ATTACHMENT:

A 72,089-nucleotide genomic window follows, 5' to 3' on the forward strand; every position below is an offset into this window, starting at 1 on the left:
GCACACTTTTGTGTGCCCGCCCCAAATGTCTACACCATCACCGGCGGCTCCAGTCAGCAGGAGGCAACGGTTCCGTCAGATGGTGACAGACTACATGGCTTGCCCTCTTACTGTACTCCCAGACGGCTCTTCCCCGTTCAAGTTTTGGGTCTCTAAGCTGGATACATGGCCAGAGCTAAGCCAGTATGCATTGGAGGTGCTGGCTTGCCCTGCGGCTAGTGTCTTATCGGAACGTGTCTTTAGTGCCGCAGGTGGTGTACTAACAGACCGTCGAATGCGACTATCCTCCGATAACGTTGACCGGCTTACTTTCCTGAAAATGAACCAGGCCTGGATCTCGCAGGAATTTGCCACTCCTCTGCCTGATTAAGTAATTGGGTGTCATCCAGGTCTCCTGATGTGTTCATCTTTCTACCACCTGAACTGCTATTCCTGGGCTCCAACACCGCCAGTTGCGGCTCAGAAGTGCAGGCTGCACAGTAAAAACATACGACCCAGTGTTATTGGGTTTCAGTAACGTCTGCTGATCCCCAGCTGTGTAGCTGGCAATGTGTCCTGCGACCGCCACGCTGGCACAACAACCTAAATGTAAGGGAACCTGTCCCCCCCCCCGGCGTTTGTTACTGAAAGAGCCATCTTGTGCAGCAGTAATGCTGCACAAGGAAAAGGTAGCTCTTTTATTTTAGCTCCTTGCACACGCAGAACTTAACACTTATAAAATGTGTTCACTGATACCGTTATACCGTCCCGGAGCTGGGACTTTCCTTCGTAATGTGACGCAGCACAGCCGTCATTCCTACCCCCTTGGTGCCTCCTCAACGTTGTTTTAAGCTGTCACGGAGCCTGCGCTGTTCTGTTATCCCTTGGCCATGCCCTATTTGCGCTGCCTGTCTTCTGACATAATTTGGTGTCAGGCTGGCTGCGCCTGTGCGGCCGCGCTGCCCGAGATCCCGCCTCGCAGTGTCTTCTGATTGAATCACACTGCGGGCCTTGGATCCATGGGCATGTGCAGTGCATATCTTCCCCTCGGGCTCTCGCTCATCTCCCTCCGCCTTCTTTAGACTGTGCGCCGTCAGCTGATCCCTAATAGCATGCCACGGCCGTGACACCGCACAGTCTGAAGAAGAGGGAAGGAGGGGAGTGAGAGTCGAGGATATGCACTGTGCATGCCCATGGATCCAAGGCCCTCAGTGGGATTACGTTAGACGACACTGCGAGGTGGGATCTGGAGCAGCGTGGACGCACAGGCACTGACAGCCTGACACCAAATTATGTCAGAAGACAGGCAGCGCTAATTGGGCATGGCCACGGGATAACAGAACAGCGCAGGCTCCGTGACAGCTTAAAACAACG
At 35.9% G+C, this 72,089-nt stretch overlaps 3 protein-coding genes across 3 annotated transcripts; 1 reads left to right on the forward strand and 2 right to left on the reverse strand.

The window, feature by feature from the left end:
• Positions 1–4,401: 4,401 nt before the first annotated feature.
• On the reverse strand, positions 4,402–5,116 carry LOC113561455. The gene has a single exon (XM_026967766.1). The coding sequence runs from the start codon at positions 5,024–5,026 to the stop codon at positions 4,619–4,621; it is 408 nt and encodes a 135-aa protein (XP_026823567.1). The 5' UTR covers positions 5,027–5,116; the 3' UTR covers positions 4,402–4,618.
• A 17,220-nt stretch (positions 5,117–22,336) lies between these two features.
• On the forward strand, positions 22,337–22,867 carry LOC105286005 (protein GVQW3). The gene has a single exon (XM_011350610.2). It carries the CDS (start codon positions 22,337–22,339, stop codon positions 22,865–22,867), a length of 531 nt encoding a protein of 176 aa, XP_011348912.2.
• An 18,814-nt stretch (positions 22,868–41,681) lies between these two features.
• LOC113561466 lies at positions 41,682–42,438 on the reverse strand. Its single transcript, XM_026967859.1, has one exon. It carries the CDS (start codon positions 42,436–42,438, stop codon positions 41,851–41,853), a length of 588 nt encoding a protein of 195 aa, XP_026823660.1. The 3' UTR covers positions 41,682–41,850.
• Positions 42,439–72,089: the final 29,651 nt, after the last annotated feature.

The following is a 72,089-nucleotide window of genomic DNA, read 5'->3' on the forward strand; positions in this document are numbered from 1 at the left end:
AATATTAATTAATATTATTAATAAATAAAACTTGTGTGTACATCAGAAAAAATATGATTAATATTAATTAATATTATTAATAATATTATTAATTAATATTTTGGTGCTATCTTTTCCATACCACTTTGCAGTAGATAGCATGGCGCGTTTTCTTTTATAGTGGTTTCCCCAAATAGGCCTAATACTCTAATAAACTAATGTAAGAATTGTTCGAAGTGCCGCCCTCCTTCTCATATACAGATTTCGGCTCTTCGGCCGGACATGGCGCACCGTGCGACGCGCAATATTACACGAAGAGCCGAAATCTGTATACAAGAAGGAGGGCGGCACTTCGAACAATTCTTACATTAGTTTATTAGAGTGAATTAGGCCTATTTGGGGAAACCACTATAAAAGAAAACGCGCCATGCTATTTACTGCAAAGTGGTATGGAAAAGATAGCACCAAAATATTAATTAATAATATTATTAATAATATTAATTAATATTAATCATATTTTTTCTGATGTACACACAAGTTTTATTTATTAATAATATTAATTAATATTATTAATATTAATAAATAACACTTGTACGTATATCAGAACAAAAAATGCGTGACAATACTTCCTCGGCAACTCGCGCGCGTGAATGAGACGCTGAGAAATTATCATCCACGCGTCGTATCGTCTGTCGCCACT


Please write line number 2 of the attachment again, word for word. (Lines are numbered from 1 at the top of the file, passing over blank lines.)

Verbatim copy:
GCACACTTTTGTGTGCCCGCCCCAAATGTCTACACCATCACCGGCGGCTCCAGTCAGCAGGAGGCAACGGTTCCGTCAGATGGTGACAGACTACATGGCTTGCCCTCTTACTGTACTCCCAGACGGCTCTTCCCCGTTCAAGTTTTGGGTCTCTAAGCTGGATACATGGCCAGAGCTAAGCCAGTATGCATTGGAGGTGCTGGCTTGCCCTGCGGCTAGTGTCTTATCGGAACGTGTCTTTAGTGCCGCAGGTGGTGTACTAACAGACCGTCGAATGCGACTATCCTCCGATAACGTTGACCGGCTTACTTTCCTGAAAATGAACCAGGCCTGGATCTCGCAGGAATTTGCCACTCCTCTGCCTGATTAAGTAATTGGGTGTCATCCAGGTCTCCTGATGTGTTCATCTTTCTACCACCTGAACTGCTATTCCTGGGCTCCAACACCGCCAGTTGCGGCTCAGAAGTGCAGGCTGCACAGTAAAAACATACGACCCAGTGTTATTGGGTTTCAGTAACGTCTGCTGATCCCCAGCTGTGTAGCTGGCAATGTGTCCTGCGACCGCCACGCTGGCACAACAACCTAAATGTAAGGGAACCTGTCCCCCCCCCCGGCGTTTGTTACTGAAAGAGCCATCTTGTGCAGCAGTAATGCTGCACAAGGAAAAGGTAGCTCTTTTATTTTAGCTCCTTGCACACGCAGAACTTAACACTTATAAAATGTGTTCACTGATACCGTTATACCGTCCCGGAGCTGGGACTTTCCTTCGTAATGTGACGCAGCACAGCCGTCATTCCTACCCCCTTGGTGCCTCCTCAACGTTGTTTTAAGCTGTCACGGAGCCTGCGCTGTTCTGTTATCCCTTGGCCATGCCCTATTTGCGCTGCCTGTCTTCTGACATAATTTGGTGTCAGGCTGGCTGCGCCTGTGCGGCCGCGCTGCCCGAGATCCCGCCTCGCAGTGTCTTCTGATTGAATCACACTGCGGGCCTTGGATCCATGGGCATGTGCAGTGCATATCTTCCCCTCGGGCTCTCGCTCATCTCCCTCCGCCTTCTTTAGACTGTGCGCCGTCAGCTGATCCCTAATAGCATGCCACGGCCGTGACACCGCACAGTCTGAAGAAGAGGGAAGGAGGGGAGTGAGAGTCGAGGATATGCACTGTGCATGCCCATGGATCCAAGGCCCTCAGTGGGATTACGTTAGACGACACTGCGAGGTGGGATCTGGAGCAGCGTGGACGCACAGGCACTGACAGCCTGACACCAAATTATGTCAGAAGACAGGCAGCGCTAATTGGGCATGGCCACGGGATAACAGAACAGCGCAGGCTCCGTGACAGCTTAAAACAACG